Posted January 10th, 2019.
By Braden Campbell
Law360 (January 10, 2019, 6:04 PM EST) — A proposed class action accusing Ogletree Deakins Nash Smoak & Stewart PC of bias against women could be headed to arbitration after a California federal judge said Wednesday the firm’s arbitration agreement covers attorney Dawn Knepper even though she didn’t sign it.
Northern District of California Judge William Orrick granted the firm’s motion to send Knepper’s suit to the Central District of California, where the agreement directs that employment disputes be arbitrated, setting the stage for Ogletree to ask that court to compel Knepper into arbitration.
Knepper had argued that the agreement, which Ogletree told attorneys would apply unless they opted out, didn’t apply to her because she never signed it. But Ogletree told attorneys the deal applies even without a signature, and Knepper explicitly acknowledged the email in which it did so, Judge Orrick noted.
“Ogletree’s records show that Knepper opened email notice 1 and responded to email notice 3,” Judge Orrick said. “That Knepper — an experienced employment law attorney — may not have read or fully comprehended the contents of those emails and their attachments does not preclude a determination that she is bound by the arbitration agreement.”
Knepper’s suit is one of a handful of pending cases alleging that BigLaw firms discriminate against their female attorneys by paying them less than men and limiting their advancement. Knepper, who is now a shareholder at Buchalter PC, claims the firm has a disproportionately male leadership team that favors men over women, including by denying women training and business development opportunities.
Ogletree urged Judge Orrick to send the suit to the Central District per a clause in the agreement designating Orange County, where Knepper worked, as the venue for arbitration. Only the Central District, which serves Orange County, has the power to compel arbitration there, the firm said.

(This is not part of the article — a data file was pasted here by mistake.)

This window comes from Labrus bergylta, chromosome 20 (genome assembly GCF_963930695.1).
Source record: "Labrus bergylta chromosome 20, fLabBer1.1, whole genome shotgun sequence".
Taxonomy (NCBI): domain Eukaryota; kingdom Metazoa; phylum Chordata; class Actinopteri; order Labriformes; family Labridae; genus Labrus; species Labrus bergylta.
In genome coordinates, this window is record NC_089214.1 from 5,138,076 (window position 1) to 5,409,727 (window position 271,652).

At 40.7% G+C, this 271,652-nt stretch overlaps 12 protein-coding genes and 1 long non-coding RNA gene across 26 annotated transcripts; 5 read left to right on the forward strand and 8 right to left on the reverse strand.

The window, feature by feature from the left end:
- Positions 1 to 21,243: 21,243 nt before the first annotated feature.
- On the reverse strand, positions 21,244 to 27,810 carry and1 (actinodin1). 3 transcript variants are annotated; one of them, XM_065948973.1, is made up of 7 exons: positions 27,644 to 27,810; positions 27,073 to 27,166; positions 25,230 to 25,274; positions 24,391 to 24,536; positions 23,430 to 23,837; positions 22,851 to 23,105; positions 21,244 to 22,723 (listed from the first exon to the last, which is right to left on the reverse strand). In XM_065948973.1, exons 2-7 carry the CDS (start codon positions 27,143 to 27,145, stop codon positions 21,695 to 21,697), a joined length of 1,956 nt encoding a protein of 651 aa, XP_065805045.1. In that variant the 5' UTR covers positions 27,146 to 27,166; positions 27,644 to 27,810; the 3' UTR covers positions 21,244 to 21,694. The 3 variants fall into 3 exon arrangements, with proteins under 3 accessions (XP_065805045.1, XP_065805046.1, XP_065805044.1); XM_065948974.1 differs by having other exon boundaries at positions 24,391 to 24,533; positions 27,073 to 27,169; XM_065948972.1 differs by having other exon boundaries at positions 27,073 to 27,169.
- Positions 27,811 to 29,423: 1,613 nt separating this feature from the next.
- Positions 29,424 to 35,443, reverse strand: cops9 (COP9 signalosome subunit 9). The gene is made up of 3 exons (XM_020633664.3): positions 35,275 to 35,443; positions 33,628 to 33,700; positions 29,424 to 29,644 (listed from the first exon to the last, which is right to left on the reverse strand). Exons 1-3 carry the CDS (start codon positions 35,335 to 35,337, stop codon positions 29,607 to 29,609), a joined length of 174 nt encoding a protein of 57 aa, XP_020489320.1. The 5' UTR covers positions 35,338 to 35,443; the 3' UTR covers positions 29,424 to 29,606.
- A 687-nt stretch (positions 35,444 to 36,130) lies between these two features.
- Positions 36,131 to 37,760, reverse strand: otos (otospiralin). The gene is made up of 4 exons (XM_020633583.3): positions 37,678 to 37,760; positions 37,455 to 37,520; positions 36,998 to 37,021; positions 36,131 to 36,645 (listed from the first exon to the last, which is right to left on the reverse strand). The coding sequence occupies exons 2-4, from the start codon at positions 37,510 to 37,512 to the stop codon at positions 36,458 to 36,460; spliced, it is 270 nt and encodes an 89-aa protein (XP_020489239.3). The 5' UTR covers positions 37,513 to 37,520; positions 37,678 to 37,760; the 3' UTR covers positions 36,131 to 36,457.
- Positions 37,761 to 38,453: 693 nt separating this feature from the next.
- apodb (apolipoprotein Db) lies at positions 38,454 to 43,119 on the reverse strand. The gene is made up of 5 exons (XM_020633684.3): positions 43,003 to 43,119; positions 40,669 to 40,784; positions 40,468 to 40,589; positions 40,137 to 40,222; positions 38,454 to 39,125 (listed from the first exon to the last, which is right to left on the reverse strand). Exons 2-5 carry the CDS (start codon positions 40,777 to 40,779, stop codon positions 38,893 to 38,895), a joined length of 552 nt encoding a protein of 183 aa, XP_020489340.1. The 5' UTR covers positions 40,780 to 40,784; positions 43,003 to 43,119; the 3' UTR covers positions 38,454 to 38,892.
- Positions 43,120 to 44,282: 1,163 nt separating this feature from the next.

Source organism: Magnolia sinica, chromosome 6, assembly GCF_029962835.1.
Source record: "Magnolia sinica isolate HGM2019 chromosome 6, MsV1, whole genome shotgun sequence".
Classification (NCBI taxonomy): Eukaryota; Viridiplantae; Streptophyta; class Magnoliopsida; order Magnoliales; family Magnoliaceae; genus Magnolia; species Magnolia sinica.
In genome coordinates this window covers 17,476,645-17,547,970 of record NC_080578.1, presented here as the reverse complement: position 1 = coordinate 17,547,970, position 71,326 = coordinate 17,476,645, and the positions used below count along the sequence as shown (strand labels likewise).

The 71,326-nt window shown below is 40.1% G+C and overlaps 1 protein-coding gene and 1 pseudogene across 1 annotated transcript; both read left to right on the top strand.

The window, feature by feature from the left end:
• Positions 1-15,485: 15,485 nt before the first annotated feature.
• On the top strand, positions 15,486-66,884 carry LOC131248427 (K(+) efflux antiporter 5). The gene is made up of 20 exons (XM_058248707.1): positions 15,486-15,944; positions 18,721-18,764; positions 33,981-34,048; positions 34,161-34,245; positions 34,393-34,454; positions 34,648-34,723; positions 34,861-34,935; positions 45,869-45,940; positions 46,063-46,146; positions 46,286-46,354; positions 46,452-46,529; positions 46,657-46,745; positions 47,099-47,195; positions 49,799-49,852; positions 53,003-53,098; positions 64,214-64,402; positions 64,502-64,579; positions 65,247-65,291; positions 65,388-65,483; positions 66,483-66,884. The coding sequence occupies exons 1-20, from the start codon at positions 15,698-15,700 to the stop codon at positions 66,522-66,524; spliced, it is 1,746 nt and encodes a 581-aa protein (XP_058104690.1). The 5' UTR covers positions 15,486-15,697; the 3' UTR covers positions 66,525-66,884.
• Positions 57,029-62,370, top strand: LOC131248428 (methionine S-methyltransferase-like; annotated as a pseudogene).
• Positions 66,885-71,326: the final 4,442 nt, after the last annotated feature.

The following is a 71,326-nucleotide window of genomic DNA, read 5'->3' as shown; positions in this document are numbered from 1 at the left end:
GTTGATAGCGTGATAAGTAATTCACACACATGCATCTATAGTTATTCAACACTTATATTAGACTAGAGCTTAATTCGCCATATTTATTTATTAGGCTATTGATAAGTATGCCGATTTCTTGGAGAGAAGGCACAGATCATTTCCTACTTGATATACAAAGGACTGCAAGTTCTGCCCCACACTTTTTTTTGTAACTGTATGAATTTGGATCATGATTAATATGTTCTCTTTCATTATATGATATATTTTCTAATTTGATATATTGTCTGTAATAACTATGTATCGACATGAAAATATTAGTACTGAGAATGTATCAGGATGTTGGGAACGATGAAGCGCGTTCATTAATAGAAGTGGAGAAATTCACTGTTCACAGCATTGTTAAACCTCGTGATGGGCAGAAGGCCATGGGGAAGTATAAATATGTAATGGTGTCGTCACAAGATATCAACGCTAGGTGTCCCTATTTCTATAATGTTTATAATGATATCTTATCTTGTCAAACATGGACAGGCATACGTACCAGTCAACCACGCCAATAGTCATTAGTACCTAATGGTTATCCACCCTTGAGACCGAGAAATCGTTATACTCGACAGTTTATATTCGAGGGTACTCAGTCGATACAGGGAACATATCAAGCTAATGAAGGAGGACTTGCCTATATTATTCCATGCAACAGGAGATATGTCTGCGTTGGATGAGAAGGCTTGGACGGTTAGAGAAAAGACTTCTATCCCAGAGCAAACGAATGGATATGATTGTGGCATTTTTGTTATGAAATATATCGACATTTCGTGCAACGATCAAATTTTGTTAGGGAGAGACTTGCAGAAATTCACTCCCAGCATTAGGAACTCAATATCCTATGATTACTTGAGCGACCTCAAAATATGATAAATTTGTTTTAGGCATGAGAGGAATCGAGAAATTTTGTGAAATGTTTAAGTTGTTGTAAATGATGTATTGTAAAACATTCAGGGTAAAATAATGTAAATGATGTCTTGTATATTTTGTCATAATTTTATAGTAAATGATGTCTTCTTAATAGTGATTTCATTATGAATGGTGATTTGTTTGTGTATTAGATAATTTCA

Whether the case belongs in California’s Northern District or its Central District hinges on whether the agreement covers Knepper, Judge Orrick said. And it does, he continued.
That Knepper did not sign or otherwise “manifest express consent to it” does not mean the agreement doesn’t apply to her, Judge Orrick said. He noted that “numerous courts” have enforced contracts like Ogletree’s that “disclose that an employee’s failure to opt out” implies agreement, citing a few examples.
Knepper argued that the cases Judge Orrick cited don’t apply because those employers did more to notify their workers of their arbitration agreements than Ogletree did. Judge Orrick drew a different line between the cases, however.
“While Knepper’s experience as an employment law attorney may not be dispositive, it is significant and weighs in favor of concluding that she is facially covered by the arbitration agreement,” the judge said. “Knepper’s attempt to analogize Ogletree’s actions to situations where defendants attempt to impose arbitration on unsophisticated workers or on consumers is not well-taken.”
Knepper also argued that the agreement is invalid because it is “unconscionable,” claiming among other things that Ogletree tried to trick workers into silence by attaching the agreement to “a deceptively titled” email sent at 4:45 a.m. before a holiday weekend. But Judge Orrick said it’s not his place to evaluate this argument, pointing to language in the agreement empowering an arbitrator to resolve disputes “relating to the interpretation, applicability, enforceability or formation” of the agreement.
Knepper’s attorney, David Sanford of Sanford Heisler Sharp LLP, said he remains “convinced that Ogletree botched its own arbitration agreement and engaged in systemic gender discrimination against its female partners.” He added “there are many current and former Ogletree partners (male and female) who will testify on our behalf.”
Ogletree said Thursday it’s “pleased” with the ruling, noting “the plaintiffs and vast majority of witnesses are located in the Central District of California.” Providing equal employment opportunities is a “core principle” for the firm, it added.
Knepper is represented by Leigh Anne St. Charles, David Sanford, Jill Sanford, Edward Chapin, Danielle Fuschetti and Jeremy Heisler of Sanford Heisler Sharp LLP.
Ogletree is represented by Nancy L. Abell, Deborah S. Weiser, Valerie M. Marek and Paul W. Cane Jr. of Paul Hastings LLP.
The case is Knepper v. Ogletree Deakins Nash Smoak & Stewart PC, case number 3:18-cv-00303, in the U.S. District Court for the Northern District of California.
–Editing by Peter Rozovsky.